5 min read

Rita Liu, Head of EMEA - Alipay on fintech in China and Alipay's European expansion

Laura Watkins

Jason Bates interviewed Ritu Liu, Head of EMEA at Alipay at Money20/20 Europe. They spoke about Alipay’s European expansion and her view of Chinese advancements in fintech that are influencing the rest of the world.

Alipay is hugely popular here at Money20/20 Europe - is everyone is trying to get a meeting with you? Our company is getting lots of traction in Europe compared to last year, more people know us. More people know what we’re doing in Europe and they see some good success cases. So, I’m very glad that we are seeing more people want to work with us in Europe. So, what is happening in fintech - what’s the future of Europe? I think China or the east, or Asia, is leading the way of innovation in fintech. In China, we are lucky to be in where [there is] a massive base of customers, and also, I think Chinese people are very adaptive to new things. Probably because in the past 20 years, there are lots of changes happening in the country, so the people are very adaptive to new things, very welcoming new things. I think we are lucky to be in [such] a market, [that can] help us drive innovation, [and] with that market scale, we can try a lot of things. In terms of what’s happening in fintech, I think many things. What Alipay is doing, we are doing lots of things in China. I think there are several aspects that are exciting. Obviously what we are doing in Europe, like converging the online to offline experience, to drive targeted marketing for the merchants, to create more value for the merchants, other than payment. That’s one. And also, cutting edge technologies, which make financial services more inclusive, like AI, which we’re adopting a lot in customer service, in fighting fraud. Also, customer verification like facial recognition, eye print recognition - those are exciting areas for us. Everyone seems to talk about Alipay, talk about WeChat, but not really have experienced it. What do you think are the most common misconceptions about Alipay? One thing that we always clarify is [that] Alipay is actually a scheme, in China. Our transactions don’t go through any third-party scheme, we work directly with the banks, with the insurers. That’s something we always clarify, which is quite different from other wallet players which, go through other schemes. And also, it’s very hard to explain, what Ant Financial is really about, because we do so many things. It’s very hard to explain all the functions in the wallet, or why the app has so many functions, and the “super app” aspect of it.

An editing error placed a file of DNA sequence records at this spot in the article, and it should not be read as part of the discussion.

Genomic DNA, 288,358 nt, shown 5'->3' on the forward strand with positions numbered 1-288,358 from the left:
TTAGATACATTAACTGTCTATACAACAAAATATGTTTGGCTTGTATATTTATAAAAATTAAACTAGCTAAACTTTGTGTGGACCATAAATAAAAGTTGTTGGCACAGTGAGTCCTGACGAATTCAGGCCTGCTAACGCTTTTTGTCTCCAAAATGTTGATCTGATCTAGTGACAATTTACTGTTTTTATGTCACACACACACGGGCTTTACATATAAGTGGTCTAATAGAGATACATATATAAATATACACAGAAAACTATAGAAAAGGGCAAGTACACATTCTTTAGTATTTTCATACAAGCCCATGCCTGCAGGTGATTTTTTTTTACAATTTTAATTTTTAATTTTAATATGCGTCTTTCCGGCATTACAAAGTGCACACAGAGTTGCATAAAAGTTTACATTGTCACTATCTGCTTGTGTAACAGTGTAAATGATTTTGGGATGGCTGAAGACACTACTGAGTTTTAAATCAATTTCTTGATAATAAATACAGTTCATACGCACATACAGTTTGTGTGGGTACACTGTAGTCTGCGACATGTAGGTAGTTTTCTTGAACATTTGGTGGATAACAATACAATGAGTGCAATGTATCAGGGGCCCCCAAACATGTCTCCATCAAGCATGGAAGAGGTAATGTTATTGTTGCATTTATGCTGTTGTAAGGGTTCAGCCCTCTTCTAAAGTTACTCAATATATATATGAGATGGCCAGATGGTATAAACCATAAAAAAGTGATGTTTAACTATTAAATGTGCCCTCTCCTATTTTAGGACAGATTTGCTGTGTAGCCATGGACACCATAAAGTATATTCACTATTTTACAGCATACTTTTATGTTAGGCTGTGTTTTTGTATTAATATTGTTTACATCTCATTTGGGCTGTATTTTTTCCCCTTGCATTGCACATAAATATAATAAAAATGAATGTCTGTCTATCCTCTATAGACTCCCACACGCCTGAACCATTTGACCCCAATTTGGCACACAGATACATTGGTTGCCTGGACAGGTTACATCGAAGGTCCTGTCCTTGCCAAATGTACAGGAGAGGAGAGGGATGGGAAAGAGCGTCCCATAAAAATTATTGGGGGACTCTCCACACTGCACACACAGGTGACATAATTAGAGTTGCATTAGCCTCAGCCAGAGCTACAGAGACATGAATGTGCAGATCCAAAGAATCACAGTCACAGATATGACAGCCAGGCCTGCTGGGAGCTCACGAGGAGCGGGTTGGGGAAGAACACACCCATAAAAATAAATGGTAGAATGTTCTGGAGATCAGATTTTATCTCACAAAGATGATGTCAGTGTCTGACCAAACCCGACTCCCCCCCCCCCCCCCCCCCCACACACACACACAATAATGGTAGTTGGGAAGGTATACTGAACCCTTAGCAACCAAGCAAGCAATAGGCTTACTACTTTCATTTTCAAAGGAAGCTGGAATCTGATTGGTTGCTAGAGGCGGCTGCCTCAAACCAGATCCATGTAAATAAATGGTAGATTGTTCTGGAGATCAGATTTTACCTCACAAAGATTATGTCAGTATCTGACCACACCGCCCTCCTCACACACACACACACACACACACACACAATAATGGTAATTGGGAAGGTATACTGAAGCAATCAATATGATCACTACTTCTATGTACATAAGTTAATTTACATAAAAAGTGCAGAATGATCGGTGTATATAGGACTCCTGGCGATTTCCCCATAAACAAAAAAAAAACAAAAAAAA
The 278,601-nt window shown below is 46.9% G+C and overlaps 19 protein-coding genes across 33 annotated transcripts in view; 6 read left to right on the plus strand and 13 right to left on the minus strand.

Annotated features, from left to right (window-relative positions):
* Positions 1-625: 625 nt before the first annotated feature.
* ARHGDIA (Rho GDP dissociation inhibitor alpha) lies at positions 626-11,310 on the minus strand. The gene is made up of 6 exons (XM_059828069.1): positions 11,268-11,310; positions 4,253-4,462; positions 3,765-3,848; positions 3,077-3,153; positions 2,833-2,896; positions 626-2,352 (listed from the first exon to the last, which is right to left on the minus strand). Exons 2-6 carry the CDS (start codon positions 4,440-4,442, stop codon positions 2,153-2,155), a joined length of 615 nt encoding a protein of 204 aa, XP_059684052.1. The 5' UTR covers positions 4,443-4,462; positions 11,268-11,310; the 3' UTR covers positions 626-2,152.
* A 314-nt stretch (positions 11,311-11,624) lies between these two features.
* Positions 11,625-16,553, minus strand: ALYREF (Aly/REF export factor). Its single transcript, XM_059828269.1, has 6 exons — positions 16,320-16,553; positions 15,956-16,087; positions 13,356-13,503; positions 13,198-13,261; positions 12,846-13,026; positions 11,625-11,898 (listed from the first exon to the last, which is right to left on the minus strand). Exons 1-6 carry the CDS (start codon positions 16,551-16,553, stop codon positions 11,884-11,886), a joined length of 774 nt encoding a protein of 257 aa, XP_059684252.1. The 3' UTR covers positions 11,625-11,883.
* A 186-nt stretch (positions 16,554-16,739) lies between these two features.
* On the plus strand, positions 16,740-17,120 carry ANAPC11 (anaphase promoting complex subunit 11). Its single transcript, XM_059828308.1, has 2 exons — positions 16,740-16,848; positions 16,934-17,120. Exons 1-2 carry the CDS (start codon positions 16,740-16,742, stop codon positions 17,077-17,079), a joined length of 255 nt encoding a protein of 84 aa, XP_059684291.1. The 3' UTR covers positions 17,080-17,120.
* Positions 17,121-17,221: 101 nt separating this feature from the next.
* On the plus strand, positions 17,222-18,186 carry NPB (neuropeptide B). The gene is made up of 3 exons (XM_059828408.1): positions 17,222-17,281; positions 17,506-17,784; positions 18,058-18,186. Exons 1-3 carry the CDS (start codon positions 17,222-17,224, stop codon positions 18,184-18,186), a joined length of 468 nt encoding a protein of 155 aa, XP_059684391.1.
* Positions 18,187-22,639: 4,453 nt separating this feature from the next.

Alipay is actually a scheme, in China. Our transactions don’t go through any third-party scheme, we work directly with the banks, with the insurers.